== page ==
The cheapest way to lower your car is by adjusting the springs. Unlike the Coilover that makes the spring coil and stock strut assembly expendable, the lowering spring method only requires you to replace the stock spring.

The aftermarket spring has a dense winding to compensate for being shorter. The thick winding results in a stiffer ride and better handling. 

Here is what you must know about lowering springs.

  • It is relatively cheaper than Coilover 
  • The best set goes for $ 50 to $ 100 per piece or $ 300 to $ 400 for a complete set
  • It is better to let a professional do the task as the force can cause injuries
  • An expert charge around $ 200 for labor, which is cheaper than risking an injury

Is It Worth It to Lower Your Car?

People decide to lower their autos for different reasons; it is not only for aesthetic value but also to boost their performance. If you do it in the right way, you will enjoy a personalized appearance and the best performance out of your car. Here are some fantastic benefits of lowering your ride

Lowered Tuned Mazda 6 is parked on the grass

Enjoy More Road Feel

Lowering your car gives you a better road feel as all the road vibrations come through the steering wheel. You easily attune yourself to how your vehicle behaves on different pavements and road imperfections. 

Stiffer Ride 

For example, most people enjoy a stiff riding experience on the road compared to a smoother one from a luxurious sedan.

With this kind of setup, you have to ensure that your springs are rigid to prevent the front and back of the vehicle from bottoming out over depressions or bumps. 

Better Handling

When you drop your ride a little closer to the ground, you can enjoy more stability, a better grip at speed, and better responsiveness.

Lowering comes with stiffer springs, which means less weight transfer when you step on the gas or brake hard. You will be enjoying better accelerations and faster stops. 

Less Dragging of Air

Lowering a vehicle makes it more aerodynamic. There is minimal air hitting the wheels and the tires, which makes lowered cars faster in speed.

Some vehicles with a lower stance also display an improvement in gas mileage. But, avoid lowering your car too low as it can increase wind drag. 

Better Appearance 

If you lower your car with custom wheels and tires, it gives it a show-stopping look. It is more aggressive and poses a performance-oriented look that makes it stand out in a crowd. 

Reduced Lean in Road’s Corners

A low-stance auto has a lower center of gravity and consequently less shift on weight. The advantage of the center of gravity is that it significantly reduces the lean of vehicles around sharp bends.

The car parts on the outer side of the corner maintain a uniform balance with the inside part. As a result, the car can settle more quickly around a sharp bend and behave more responsibly.

More Comfort and Less Rollover Risk

A high center of gravity poses a risk of a rollover to many vehicles, making lowering your ride an advantage against rollover. The higher the car, the higher the chances of tipping over and vice versa.

In addition, some drivers of low-stance rides confess a greater comfort than when driving regular vehicles. The additional stiffness that comes with lowering your suspension offers much-appreciated comfort.

Can Lowering a Car Cause Problems?

With all the good vibes it offers, lowering your car can cause problems. As a rule of nature, every good thing has a faulty side, no matter how small. Here are some of the drawbacks of lowering your suspension. 

Suzuki VVT car extremely lowered to sit just above street level

It Increases Bottoming Out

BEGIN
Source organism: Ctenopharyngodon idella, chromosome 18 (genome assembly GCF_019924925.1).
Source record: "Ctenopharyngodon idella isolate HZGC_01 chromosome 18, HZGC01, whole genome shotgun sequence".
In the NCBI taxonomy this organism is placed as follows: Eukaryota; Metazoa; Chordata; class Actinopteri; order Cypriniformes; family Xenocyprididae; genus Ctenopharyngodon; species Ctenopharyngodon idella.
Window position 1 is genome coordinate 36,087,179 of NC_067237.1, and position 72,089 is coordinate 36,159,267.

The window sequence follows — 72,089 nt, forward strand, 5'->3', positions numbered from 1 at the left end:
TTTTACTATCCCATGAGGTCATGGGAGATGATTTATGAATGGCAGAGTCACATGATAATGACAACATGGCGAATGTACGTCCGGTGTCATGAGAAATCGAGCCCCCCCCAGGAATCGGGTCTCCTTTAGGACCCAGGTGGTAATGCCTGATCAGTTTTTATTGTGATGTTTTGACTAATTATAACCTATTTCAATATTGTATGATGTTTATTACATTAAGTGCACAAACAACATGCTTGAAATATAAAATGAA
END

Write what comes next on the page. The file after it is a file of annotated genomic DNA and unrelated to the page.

One of the most common setbacks of lowering a car is that it becomes too prone to hitting the road when it bounces. Speed bumps can also be a common problem.

The major challenge with bottoming out is the damage that occurs on the car’s underside when it hits the road. The most vulnerable parts, in this case, are the oil pan and exhaust system. 

It Increases Lifting and Towing Problems

A simple maintenance task becomes a nightmare on a low-stance auto if it requires lifting with something like a jack. The lowered suspension will be a challenge if you ever need towing on your automobile.

So, to be on the safer side, consider your access needs before lowering your vehicle near the ground.

Conflicts with Other Parts

A more significant problem that results from lowering your suspension occurs when some parts of the suspension system collide with other vehicle systems. A low suspension can easily get caught up on sway bars, anti-lock brake apparatus, or the tires’ sidewalls.

In addition, if the suspension is not set correctly after lowering, it can chew on tires resulting in severe damage.

Uneven Wearing Out of Tires

Sometimes lowering your car leads to uneven tire wear or, in some cases, results in extreme wear patterns. Every driver should consider this risk before deciding to alter the suspension.

Less Comfort on Rough Roads

You will find a low-stance ride uncomfortable, especially if you and your passengers only ride on a softer suspension that kills the impact of potholes and bumps on the road.

The lowered suspension might also be a nuisance if the road is rutty, bumpy, and full of potholes. You will also experience more road noises since you are close to the ground. 

It Is Costly 

The excellent quality aftermarket components and maintaining the proper alignment can be bank-breaking. The lower you drop suspension, the more accompanying parts you will require. If you consider some lowering methods like Coilover, you should be talking about at least $ 1000. 

It Affects Your Car Warranty

Modifying your vehicle, including lowering suspension, renders your warranty void before its due time. It can also have an impact on insurance. To be on the safer side, consult your dealer or car insurer before deciding on lowering suspension or any auto modification whatsoever. 

What Is the Legal Height for Lowering Car?

According to the law, you should only lower your car up to 1.5 inches. The standard height gives an aggressive and performance appearance and offers comfort for a low-stance driver. If you drop below that, the right will not be as stiff as it should.

You will be putting your auto at a high risk of bottoming up, scraping against road bumps and driveways, and the consequential damage to the underside parts. 

How to Determine the Right Height

You need to know the height of your vehicle before trying to lower it. That will help you determine how low you need to go, the right tools to purchase, and the correct method to employ.

You can only make a sound decision by measuring the front and rear height, the distance between the ground and front bumper, and between the ground and rear bumper. It is advisable to measure the distance in a typical driving condition. 

Final thoughts

Now that you know the cost of lowering a car and the possible ways to do that, you can decide which one to choose, according to your desire and type of ride. It would also help to consider the legal dictations before taking the step. If you consider the cost of lowering a car an investment, you will find it worthwhile.